Tuesday, February 9, 2010

Era - Gone

Ok, I need a distraction.  School board has been so stressful lately.  How about I pull out my 1956 Better Homes and Garden Decorating book and share a few pictures.
Let's talk about interior design.  I do like late 50s/early 60s design.  Some call it "Atomic."  Some call it "Eames Era."  It's all the same.  "Atomic" refers to post war and post atom bomb.  "Eames" is the name of an iconic designer of that time period.  Charles Eames pioneered moulded plastic chairs, wire mesh furniture and moulded plywood.
All classics - all Eames.  All worth thousands.
We actually studied these chairs in college.

This was an era of scientific progress and it not only showed in the innovative technology put to use in making furniture, but also in the amoebic design motifs employed.  This was a time of optimism which was manifested in the bright colors used in interior design.  This was a time when Americans were very interested in the space race.  Many pieces of furniture reflected the long spindly legs of the Sputnik satellite and the starburst shapes of outer space.  
You recognize it when you see it.
Let's look at a few pictures.
Furniture of this era was often supported by spindly legs and had sleek upholstery without gathers or tucks.  Note the organic, amoebic shape of the coffee table up on tapered legs, of course.  Check out the bright touches of primary colors.  I love the lamps.  They seem to be built right into the end tables.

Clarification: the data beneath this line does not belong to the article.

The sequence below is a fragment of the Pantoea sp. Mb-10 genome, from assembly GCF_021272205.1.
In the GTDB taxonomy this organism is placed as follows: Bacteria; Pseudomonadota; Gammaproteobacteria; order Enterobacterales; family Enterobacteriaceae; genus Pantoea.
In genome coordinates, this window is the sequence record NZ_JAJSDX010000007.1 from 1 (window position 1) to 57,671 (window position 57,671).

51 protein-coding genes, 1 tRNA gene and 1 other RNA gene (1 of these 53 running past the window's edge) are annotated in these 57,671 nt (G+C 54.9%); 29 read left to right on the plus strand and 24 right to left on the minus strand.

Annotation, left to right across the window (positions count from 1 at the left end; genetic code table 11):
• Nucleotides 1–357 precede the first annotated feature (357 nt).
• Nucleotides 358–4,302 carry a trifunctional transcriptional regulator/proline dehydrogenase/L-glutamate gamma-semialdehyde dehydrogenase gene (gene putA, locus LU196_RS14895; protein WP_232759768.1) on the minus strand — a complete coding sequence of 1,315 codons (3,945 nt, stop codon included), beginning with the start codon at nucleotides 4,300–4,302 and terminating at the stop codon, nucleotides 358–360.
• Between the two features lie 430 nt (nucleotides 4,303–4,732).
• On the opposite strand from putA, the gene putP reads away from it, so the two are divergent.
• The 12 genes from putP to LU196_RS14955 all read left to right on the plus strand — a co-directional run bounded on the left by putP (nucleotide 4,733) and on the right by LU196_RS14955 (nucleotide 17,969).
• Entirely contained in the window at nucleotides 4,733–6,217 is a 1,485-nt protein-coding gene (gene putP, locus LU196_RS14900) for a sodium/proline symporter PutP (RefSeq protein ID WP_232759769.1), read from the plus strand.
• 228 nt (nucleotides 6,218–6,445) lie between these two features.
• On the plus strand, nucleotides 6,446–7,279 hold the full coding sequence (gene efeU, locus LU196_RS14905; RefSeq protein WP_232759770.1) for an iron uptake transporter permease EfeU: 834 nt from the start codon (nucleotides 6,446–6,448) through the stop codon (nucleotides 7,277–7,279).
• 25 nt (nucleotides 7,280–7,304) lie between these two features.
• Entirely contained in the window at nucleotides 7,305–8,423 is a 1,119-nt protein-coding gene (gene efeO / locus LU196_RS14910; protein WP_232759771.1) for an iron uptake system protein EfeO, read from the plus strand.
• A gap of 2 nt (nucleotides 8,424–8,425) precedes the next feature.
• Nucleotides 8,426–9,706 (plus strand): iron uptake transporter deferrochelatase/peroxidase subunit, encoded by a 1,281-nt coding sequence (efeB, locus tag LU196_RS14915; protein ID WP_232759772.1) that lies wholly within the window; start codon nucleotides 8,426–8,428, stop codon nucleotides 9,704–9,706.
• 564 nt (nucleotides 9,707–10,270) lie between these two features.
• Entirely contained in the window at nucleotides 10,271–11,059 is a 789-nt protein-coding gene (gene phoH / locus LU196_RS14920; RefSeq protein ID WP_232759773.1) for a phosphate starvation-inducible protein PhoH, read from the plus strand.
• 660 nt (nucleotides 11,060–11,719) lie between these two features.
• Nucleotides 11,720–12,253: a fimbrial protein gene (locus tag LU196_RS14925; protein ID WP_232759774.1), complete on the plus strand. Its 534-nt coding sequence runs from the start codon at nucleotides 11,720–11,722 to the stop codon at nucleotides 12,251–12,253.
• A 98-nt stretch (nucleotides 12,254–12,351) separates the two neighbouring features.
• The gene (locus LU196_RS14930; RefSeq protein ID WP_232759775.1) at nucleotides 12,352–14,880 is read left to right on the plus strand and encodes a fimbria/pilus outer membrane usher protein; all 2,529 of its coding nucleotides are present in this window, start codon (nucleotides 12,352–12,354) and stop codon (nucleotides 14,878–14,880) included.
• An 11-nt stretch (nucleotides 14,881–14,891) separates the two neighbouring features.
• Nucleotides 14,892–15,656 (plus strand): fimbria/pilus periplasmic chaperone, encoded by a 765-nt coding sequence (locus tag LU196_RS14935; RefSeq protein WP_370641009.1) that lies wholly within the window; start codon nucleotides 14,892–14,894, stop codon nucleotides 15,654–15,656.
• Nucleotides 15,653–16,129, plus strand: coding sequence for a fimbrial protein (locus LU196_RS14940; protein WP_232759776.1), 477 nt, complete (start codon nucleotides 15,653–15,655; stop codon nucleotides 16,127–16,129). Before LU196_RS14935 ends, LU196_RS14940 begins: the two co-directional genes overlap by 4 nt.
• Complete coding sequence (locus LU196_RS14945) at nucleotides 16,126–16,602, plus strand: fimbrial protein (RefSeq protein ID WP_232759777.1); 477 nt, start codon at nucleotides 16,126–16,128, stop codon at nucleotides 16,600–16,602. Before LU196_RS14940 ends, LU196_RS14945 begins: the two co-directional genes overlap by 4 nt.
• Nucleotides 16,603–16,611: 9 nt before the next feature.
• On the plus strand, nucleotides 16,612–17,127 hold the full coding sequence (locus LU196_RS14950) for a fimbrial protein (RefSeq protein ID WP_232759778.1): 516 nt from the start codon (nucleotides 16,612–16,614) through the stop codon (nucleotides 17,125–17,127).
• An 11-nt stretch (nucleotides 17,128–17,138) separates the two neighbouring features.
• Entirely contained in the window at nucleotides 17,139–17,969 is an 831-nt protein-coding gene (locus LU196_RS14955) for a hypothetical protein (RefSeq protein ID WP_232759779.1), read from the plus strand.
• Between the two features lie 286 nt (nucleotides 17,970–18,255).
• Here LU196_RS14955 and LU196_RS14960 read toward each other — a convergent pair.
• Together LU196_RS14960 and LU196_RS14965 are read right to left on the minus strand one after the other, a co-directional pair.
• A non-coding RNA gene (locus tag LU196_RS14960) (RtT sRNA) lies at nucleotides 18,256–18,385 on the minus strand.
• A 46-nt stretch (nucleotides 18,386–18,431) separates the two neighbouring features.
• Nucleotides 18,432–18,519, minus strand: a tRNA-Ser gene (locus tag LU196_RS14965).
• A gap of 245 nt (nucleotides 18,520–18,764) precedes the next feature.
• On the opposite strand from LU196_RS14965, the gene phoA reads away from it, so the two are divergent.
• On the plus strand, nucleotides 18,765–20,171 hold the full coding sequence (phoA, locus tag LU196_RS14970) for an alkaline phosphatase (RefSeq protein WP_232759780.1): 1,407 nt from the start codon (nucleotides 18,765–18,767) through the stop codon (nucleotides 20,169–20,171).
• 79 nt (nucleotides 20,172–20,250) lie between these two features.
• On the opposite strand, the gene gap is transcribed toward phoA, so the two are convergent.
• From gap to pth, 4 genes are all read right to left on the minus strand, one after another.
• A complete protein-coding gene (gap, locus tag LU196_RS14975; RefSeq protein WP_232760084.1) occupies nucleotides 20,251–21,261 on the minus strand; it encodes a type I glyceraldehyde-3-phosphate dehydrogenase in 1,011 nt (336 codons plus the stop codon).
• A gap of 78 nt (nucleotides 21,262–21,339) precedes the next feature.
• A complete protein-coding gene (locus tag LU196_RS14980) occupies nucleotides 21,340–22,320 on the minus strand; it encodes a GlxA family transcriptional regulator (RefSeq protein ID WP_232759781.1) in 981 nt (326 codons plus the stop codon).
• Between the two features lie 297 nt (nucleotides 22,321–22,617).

Here's another coffee table with an organic shape.  Bold fabric prints were also the order of the day.  And of course, we have Fifi the family guard dog standing sentinel.
That light fixture has sputnik written all over it.  Note the Danish Modern chairs and table - also hot during this era.
Here we have Ricky Gervais returning home after a hard day of work with his wife patiently waiting in her day dress and earrings.  Plastic fruit was big.  Note the wire candle display on the wall.  Wire was "in."  See the wire mesh chair in the foreground?
More bright colors in this living area.  There always seemed to be a little black in each room to set off the bold colors.  Note the wire in the picture frame, the lamp and the coffee table legs.  I absolutely LOVE that lamp.
Check out the olive and turquoise color scheme accompanied by touches of orangey rust from the other side of the color wheel.  What I don't understand is why there is a woman peeping in the window.
I like two things in this picture:  the wire and moulded plastic chair and the Coke everywhere.  I guess product placement is nothing new!

OK, distraction accomplished!  Now back to answering emails and reading school board information.


  1. Why do I suddenly hear the theme song from "The Jetson's" ringing in my ears???

  2. Isn't this a wonderful book? I think all of us who have a vintage blog has done at least one post about it. I love looking through that same book over and over. I have it on my living room table.

    Some of the interior designs of the 1950's were terrible! Colonial Revival was popular back then, and not a lot of real "atomic" items. The sputnik lamps and occasional starburst clocks were the closest thing to "atomic" it got.


Lemon tree very pretty, and the lemon flower is sweet-
But the fruit of the poor lemon is impossible to eat.

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